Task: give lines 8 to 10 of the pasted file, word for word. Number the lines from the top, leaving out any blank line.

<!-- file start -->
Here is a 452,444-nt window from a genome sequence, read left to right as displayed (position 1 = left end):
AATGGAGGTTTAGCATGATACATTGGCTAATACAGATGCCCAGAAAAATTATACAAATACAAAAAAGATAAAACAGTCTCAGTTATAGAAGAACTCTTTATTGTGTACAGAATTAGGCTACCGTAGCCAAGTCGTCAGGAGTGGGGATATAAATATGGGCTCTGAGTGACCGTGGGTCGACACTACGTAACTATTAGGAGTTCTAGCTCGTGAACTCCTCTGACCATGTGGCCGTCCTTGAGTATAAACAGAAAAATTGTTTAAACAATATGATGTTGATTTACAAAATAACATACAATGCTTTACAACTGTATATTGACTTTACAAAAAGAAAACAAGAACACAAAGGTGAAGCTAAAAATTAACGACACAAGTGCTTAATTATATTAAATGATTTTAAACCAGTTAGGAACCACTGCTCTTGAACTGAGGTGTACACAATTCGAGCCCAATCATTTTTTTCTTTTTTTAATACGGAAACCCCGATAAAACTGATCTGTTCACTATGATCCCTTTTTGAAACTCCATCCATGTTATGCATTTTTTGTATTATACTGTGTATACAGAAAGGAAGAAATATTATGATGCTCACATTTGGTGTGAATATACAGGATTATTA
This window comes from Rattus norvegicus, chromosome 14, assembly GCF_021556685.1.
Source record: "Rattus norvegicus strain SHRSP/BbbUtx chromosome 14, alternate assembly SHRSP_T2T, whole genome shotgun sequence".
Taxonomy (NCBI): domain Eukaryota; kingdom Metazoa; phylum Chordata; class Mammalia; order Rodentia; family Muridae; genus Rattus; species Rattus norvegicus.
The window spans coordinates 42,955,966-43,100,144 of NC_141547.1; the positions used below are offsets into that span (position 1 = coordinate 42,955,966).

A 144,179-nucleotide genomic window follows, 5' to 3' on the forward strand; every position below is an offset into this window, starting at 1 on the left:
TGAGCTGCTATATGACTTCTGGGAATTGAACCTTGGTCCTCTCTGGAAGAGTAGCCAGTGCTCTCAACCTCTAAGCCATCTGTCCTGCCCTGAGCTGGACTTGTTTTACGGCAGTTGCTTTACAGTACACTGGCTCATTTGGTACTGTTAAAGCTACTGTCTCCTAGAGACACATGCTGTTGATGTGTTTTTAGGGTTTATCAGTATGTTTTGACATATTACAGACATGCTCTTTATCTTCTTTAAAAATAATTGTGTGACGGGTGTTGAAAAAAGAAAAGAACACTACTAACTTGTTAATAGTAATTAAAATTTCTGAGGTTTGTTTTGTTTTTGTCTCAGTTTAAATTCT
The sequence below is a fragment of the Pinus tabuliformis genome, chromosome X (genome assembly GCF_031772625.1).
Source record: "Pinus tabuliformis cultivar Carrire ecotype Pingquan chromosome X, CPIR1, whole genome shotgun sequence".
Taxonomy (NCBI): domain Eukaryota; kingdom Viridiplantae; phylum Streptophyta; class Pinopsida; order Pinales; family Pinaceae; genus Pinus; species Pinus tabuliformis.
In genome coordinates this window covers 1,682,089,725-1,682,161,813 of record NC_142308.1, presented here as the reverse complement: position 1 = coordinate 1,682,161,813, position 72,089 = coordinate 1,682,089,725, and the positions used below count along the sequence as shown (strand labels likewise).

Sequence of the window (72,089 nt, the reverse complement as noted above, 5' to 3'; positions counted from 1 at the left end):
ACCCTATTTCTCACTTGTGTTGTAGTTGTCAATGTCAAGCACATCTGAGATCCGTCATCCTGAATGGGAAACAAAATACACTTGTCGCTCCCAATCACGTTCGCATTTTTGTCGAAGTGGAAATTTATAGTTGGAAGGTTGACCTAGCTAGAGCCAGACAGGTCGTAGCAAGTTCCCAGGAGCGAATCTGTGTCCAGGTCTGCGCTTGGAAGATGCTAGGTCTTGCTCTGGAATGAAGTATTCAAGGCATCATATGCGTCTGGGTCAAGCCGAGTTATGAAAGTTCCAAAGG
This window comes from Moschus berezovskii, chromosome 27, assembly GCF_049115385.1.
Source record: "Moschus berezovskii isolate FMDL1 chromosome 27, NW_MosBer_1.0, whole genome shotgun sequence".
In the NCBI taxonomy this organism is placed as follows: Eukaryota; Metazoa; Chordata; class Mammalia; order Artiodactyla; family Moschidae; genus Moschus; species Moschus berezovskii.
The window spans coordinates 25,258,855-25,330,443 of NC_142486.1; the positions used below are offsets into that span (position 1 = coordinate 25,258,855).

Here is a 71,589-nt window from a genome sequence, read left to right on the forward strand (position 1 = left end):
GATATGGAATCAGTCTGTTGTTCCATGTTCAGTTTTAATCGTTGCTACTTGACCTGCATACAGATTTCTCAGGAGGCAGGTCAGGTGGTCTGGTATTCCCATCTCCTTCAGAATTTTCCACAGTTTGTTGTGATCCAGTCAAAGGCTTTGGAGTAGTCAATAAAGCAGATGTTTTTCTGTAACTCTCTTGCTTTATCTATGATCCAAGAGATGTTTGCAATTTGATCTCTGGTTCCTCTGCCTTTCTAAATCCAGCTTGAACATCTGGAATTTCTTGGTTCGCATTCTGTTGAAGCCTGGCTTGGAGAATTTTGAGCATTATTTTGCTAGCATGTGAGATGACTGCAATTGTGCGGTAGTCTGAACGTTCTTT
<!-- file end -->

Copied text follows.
TGAGCTGCTATATGACTTCTGGGAATTGAACCTTGGTCCTCTCTGGAAGAGTAGCCAGTGCTCTCAACCTCTAAGCCATCTGTCCTGCCCTGAGCTGGACTTGTTTTACGGCAGTTGCTTTACAGTACACTGGCTCATTTGGTACTGTTAAAGCTACTGTCTCCTAGAGACACATGCTGTTGATGTGTTTTTAGGGTTTATCAGTATGTTTTGACATATTACAGACATGCTCTTTATCTTCTTTAAAAATAATTGTGTGACGGGTGTTGAAAAAAGAAAAGAACACTACTAACTTGTTAATAGTAATTAAAATTTCTGAGGTTTGTTTTGTTTTTGTCTCAGTTTAAATTCT
The sequence below is a fragment of the Pinus tabuliformis genome, chromosome X (genome assembly GCF_031772625.1).
Source record: "Pinus tabuliformis cultivar Carrire ecotype Pingquan chromosome X, CPIR1, whole genome shotgun sequence".